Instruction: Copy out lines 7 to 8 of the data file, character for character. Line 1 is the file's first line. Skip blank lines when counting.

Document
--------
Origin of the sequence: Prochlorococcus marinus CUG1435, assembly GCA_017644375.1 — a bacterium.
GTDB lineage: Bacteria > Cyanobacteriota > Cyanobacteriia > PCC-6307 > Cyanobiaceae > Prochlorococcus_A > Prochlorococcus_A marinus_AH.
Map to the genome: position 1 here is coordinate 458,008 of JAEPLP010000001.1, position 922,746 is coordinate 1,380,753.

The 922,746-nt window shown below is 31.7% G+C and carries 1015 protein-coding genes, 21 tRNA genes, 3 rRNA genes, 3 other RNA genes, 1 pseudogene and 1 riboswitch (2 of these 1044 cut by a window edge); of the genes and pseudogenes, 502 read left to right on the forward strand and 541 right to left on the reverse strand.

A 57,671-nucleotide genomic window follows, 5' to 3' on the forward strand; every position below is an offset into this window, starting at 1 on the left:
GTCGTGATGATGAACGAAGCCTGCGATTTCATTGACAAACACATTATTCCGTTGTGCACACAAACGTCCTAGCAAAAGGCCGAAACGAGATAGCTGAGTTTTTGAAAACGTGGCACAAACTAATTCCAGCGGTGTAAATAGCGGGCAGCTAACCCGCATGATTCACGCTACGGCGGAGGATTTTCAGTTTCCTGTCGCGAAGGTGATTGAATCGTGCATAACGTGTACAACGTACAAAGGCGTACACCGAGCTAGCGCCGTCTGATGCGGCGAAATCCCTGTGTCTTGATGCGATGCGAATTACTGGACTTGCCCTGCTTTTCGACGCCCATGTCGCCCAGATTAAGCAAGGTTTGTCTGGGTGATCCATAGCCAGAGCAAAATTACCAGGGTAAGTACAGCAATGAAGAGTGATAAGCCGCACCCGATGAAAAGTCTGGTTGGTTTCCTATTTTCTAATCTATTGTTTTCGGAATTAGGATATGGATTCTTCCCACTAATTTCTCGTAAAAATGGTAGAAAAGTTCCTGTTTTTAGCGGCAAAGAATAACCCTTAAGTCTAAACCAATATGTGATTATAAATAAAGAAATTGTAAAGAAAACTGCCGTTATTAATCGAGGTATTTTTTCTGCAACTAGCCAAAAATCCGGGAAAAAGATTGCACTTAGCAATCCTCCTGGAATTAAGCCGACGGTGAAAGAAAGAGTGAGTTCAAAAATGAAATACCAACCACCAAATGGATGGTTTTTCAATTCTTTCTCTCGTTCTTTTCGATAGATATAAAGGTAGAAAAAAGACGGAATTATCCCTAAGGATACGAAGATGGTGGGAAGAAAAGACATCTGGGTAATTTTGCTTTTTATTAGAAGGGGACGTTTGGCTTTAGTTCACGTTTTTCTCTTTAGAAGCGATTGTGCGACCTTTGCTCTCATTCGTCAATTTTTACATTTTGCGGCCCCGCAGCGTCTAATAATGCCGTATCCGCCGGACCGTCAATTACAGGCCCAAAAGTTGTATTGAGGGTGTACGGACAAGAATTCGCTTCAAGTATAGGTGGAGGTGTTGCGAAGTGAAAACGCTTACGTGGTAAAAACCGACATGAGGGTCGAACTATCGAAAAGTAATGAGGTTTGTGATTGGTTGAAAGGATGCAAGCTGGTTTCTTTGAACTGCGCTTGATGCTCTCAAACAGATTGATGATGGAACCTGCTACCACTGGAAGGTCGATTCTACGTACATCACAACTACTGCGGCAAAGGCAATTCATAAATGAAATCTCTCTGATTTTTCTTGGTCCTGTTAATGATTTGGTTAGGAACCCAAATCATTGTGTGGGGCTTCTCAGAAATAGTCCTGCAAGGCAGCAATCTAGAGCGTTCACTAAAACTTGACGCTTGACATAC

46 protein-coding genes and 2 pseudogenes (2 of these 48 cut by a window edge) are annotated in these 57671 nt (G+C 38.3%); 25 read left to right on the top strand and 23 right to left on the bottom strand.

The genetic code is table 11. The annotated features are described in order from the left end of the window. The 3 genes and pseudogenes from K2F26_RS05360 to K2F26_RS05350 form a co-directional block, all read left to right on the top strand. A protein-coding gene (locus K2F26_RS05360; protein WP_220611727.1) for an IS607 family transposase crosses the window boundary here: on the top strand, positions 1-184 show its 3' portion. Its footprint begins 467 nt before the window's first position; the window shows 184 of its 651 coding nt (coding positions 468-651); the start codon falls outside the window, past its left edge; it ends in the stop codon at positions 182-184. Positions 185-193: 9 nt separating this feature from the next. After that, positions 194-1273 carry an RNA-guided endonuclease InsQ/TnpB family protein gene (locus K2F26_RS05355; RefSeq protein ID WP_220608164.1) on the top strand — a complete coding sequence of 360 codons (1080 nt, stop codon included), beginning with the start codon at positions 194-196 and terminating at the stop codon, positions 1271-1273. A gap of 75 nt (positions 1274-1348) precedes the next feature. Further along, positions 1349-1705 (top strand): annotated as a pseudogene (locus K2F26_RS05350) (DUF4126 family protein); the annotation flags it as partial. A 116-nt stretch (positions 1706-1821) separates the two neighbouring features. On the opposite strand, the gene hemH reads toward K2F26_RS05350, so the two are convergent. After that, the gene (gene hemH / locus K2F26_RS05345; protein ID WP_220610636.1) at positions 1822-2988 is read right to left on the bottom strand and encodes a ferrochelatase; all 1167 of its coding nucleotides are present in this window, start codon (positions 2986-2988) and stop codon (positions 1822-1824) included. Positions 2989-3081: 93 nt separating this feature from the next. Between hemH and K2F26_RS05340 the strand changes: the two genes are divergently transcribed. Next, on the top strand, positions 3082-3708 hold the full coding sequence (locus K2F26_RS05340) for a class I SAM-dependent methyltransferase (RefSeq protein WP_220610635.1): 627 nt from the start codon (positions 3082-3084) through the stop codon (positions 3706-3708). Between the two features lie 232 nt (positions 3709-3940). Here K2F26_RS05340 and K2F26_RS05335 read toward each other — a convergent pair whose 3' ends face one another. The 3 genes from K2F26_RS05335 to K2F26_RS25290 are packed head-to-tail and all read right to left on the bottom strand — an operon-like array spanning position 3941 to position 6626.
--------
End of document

46 protein-coding genes and 2 pseudogenes (2 of these 48 cut by a window edge) are annotated in these 57671 nt (G+C 38.3%); 25 read left to right on the top strand and 23 right to left on the bottom strand.

The genetic code is table 11. The annotated features are described in order from the left end of the window. The 3 genes and pseudogenes from K2F26_RS05360 to K2F26_RS05350 form a co-directional block, all read left to right on the top strand. A protein-coding gene (locus K2F26_RS05360; protein WP_220611727.1) for an IS607 family transposase crosses the window boundary here: on the top strand, positions 1-184 show its 3' portion. Its footprint begins 467 nt before the window's first position; the window shows 184 of its 651 coding nt (coding positions 468-651); the start codon falls outside the window, past its left edge; it ends in the stop codon at positions 182-184. Positions 185-193: 9 nt separating this feature from the next. After that, positions 194-1273 carry an RNA-guided endonuclease InsQ/TnpB family protein gene (locus K2F26_RS05355; RefSeq protein ID WP_220608164.1) on the top strand — a complete coding sequence of 360 codons (1080 nt, stop codon included), beginning with the start codon at positions 194-196 and terminating at the stop codon, positions 1271-1273. A gap of 75 nt (positions 1274-1348) precedes the next feature. Further along, positions 1349-1705 (top strand): annotated as a pseudogene (locus K2F26_RS05350) (DUF4126 family protein); the annotation flags it as partial. A 116-nt stretch (positions 1706-1821) separates the two neighbouring features. On the opposite strand, the gene hemH reads toward K2F26_RS05350, so the two are convergent. After that, the gene (gene hemH / locus K2F26_RS05345; protein ID WP_220610636.1) at positions 1822-2988 is read right to left on the bottom strand and encodes a ferrochelatase; all 1167 of its coding nucleotides are present in this window, start codon (positions 2986-2988) and stop codon (positions 1822-1824) included. Positions 2989-3081: 93 nt separating this feature from the next. Between hemH and K2F26_RS05340 the strand changes: the two genes are divergently transcribed. Next, on the top strand, positions 3082-3708 hold the full coding sequence (locus K2F26_RS05340) for a class I SAM-dependent methyltransferase (RefSeq protein WP_220610635.1): 627 nt from the start codon (positions 3082-3084) through the stop codon (positions 3706-3708). Between the two features lie 232 nt (positions 3709-3940). Here K2F26_RS05340 and K2F26_RS05335 read toward each other — a convergent pair whose 3' ends face one another. The 3 genes from K2F26_RS05335 to K2F26_RS25290 are packed head-to-tail and all read right to left on the bottom strand — an operon-like array spanning position 3941 to position 6626.